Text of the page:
Why I stopped reading why
(Stop! Don’t read this. Someone hacked my WordPress site many years ago and wrote this filthy rubbish. I wish).
Like my friend Helmut, one of my ambitions is to conquer the Ruby language, and then move on to Rails, the web framework that catapulted it into web history fame. He has gotten much further in his endeavours though, having managed to read through the whole of why the lucky stiff‘s book “A (poignant) guide to Ruby“. I haven’t.
(When I wrote this, I was a fair bit younger and much unwiser. The truth is, communities grow around guys like whytheluckystiff. When I think back to that awful time that why (the guy we now know as Johnathan Gillette) disappeared, I got this sick feeling in my stomach. What if he had read my blog post and decided that he could no longer do this for ingrates like the stupid guy who wrote this blog? Why, if you are out there, I am so, so sorry man. For what it’s worth, I ended up going back and reading that crazy book of yours. And I enjoyed it. It’s a true work of art.).
Look, why is good. I won’t lie to you. He must be one highly intelligent, deeply disturbed, very talented artist. He’s one of those you expect to read about in a newspaper after comitting suicide, not because he was depressed (or maybe a little, who knows), but rather to make an artistic statement. You know, lying dead between a bunch of rose petals, clenching a knife with an ornate, gilded hilt, the small stream of blood trickling from his mouth blending in with the deep red of the dead roses, a light breeze wisping through his hair. Something like that.
Anyway, putting that image behind us: This was my third attempt at reading the poignant guide. I must say, it came very highly recommended on the Ruby website (by which I mean it is right up there with other links to documentation). And also, it is somewhat of funny (“somewhat of”, correct). However, I just wanted to learn Ruby, and constantly found myself distracted by the pictures and sidebars, which, although amusing, did not aid my learning endeavour.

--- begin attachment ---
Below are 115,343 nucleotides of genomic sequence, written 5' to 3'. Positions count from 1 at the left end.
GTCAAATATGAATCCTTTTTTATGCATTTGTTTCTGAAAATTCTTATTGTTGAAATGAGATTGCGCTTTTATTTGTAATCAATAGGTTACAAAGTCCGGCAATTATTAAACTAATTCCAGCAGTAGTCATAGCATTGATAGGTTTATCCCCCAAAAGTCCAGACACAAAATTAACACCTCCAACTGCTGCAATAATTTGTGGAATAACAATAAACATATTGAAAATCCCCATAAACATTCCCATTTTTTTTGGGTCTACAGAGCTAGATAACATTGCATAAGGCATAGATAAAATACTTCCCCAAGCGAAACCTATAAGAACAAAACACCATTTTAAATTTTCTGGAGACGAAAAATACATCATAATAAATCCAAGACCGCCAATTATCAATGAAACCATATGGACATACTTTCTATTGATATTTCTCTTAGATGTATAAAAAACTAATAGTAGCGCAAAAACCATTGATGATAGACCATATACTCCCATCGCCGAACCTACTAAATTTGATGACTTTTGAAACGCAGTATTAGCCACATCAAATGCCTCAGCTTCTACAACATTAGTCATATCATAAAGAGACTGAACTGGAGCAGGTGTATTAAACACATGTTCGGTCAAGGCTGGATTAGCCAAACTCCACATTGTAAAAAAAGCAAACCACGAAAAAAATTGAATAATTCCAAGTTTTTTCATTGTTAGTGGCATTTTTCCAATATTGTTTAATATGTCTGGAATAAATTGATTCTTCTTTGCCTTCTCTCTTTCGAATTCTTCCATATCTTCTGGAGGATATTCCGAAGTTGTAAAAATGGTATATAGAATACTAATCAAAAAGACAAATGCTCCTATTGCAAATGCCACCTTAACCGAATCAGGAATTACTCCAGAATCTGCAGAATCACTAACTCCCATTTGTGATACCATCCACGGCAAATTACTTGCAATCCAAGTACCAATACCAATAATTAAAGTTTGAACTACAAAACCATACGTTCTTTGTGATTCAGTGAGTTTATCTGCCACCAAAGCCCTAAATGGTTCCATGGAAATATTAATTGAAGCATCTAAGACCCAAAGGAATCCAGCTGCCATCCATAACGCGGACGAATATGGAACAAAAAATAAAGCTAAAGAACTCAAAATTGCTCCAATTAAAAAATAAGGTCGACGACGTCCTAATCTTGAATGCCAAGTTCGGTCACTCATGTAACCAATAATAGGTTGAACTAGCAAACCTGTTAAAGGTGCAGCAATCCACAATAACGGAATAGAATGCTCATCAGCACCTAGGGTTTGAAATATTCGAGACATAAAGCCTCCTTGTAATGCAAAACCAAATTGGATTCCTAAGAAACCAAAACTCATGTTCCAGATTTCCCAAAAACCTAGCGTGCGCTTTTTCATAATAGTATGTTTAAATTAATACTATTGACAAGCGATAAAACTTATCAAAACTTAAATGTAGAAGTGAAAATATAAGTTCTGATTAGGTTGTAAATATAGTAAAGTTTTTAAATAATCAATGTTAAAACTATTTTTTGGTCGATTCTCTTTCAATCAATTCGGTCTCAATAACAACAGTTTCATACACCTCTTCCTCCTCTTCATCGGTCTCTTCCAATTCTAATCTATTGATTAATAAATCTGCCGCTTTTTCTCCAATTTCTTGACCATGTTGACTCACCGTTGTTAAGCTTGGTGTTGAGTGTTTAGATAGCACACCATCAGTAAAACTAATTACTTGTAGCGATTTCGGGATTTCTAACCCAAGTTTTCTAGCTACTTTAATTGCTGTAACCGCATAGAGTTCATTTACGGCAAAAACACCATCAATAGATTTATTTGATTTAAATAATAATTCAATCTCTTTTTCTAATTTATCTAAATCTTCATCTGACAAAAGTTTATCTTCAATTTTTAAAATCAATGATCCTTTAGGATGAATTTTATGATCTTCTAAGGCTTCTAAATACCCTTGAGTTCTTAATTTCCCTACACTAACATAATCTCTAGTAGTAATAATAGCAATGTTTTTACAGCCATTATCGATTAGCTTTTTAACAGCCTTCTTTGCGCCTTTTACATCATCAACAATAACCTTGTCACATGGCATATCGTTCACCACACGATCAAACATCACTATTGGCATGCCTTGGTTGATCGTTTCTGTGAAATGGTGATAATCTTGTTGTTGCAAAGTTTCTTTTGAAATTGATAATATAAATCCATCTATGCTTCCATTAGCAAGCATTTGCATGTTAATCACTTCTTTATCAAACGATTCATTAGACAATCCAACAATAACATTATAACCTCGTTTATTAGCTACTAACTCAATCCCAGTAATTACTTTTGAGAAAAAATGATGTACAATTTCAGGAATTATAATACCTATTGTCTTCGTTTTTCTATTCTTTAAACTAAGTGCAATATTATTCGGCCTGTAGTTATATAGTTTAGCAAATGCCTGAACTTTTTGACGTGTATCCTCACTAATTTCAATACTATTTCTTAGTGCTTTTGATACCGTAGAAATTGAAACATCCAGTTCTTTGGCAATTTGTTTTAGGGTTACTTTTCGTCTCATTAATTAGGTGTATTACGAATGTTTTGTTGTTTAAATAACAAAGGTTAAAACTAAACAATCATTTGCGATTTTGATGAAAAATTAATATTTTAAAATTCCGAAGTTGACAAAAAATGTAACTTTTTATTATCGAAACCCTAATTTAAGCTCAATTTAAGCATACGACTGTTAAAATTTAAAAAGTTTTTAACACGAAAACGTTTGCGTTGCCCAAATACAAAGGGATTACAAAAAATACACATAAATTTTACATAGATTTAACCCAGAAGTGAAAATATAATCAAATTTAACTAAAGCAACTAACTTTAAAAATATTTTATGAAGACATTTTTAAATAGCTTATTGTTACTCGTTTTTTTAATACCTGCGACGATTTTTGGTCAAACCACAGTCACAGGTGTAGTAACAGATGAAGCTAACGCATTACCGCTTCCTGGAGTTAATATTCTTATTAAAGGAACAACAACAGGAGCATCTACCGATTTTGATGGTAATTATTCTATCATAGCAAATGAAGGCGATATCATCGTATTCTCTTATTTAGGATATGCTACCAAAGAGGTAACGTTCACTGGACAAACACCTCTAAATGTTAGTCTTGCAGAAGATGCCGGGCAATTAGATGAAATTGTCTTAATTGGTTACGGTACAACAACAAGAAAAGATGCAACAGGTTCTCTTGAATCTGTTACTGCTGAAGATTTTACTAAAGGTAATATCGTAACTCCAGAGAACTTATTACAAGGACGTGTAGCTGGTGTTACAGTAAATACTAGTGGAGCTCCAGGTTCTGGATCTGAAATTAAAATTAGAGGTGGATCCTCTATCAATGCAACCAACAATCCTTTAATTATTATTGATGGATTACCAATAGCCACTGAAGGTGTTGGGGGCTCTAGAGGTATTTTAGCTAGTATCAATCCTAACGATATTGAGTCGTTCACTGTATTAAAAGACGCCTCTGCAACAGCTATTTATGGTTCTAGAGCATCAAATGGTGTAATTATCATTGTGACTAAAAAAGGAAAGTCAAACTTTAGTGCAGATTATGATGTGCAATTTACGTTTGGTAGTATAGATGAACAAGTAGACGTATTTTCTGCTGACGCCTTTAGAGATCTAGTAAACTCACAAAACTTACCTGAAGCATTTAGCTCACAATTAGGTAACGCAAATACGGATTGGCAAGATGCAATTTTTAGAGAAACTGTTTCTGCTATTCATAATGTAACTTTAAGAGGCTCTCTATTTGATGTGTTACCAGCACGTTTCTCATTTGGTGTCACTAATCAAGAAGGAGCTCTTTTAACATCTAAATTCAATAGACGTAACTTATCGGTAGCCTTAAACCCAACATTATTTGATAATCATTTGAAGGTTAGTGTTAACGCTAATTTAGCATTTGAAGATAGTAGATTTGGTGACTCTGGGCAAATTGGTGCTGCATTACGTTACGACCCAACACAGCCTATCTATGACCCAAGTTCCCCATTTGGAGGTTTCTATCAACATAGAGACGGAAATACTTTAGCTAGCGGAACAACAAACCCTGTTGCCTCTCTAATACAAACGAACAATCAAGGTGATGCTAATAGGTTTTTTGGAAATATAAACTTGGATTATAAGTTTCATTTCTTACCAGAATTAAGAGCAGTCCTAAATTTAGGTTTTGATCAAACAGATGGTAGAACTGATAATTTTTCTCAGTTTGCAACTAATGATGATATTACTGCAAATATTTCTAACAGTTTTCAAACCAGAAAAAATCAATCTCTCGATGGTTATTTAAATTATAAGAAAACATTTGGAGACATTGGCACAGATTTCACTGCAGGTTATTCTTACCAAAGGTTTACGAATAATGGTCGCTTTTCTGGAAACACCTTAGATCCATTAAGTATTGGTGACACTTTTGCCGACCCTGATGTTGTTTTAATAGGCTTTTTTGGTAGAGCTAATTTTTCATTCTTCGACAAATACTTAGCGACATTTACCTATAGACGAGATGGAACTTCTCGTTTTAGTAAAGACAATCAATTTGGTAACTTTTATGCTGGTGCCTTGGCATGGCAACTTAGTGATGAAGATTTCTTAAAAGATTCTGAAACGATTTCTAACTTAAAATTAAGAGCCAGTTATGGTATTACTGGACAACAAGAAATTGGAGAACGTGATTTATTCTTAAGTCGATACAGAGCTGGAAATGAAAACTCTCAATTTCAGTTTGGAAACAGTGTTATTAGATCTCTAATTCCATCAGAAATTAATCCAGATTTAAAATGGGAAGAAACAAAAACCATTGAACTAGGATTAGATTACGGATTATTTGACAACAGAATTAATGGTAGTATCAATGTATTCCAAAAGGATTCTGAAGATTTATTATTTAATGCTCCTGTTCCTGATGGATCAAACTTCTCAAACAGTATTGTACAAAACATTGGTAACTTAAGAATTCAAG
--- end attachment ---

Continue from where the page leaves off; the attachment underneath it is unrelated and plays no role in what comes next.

At first it was just the cartoon foxes. I learnt I could deal with that by just ignoring them, because the material was not dependent on their story. (It was always tempting to keep reading the sidebars, but I forced myself not to). But then, there came the story about the Elf with the pet ham, and at that point the storyline was so deeply intertwined with the educational material, that it was impossible to learn anything without reading, even getting involved in the story first. That was basically the point at which I gave up. I just didn’t feel like the effort it would take to glean some knowledge from this mad romp around one man’s vivid imagination.
It’s surprising how little is known about why, in spite of his contributions to Ruby and his prominent standing in the community. Even in the entry about him on Wikipedia, his real name is not given, and from the discussion on the article, it seems no one actually knows. Quite an enigma this guy is.
I have now turned to “Programming Ruby: The Pragmatic Programmer’s Guide“, which ships in .chm format with the Windows Ruby install. It’s much more my style. Serious and to the point. I find myself nodding here and there as I make discoveries about the language, and I’m happier with the progress I’m making. I’t s far cry from “whimpering sweetly” as I may have by reading why’s book. Maybe I’m just a pragmatic guy.
For sheer entertainment value, I am prepared to rate the poignant guide quite highly. In its own demented, freakshow kind of way, it is rather a good read, but I cannot recommend it to people like myself just interested in cutting to the chase about Ruby. I’m sure if you really stick to it, put your chin to the grindstone and ingest the book, you could turn out a Ruby superhero on the other side. Just don’t expect it to be a short cut, that’s all I’m saying. Unless you are willing to put your sanity at risk…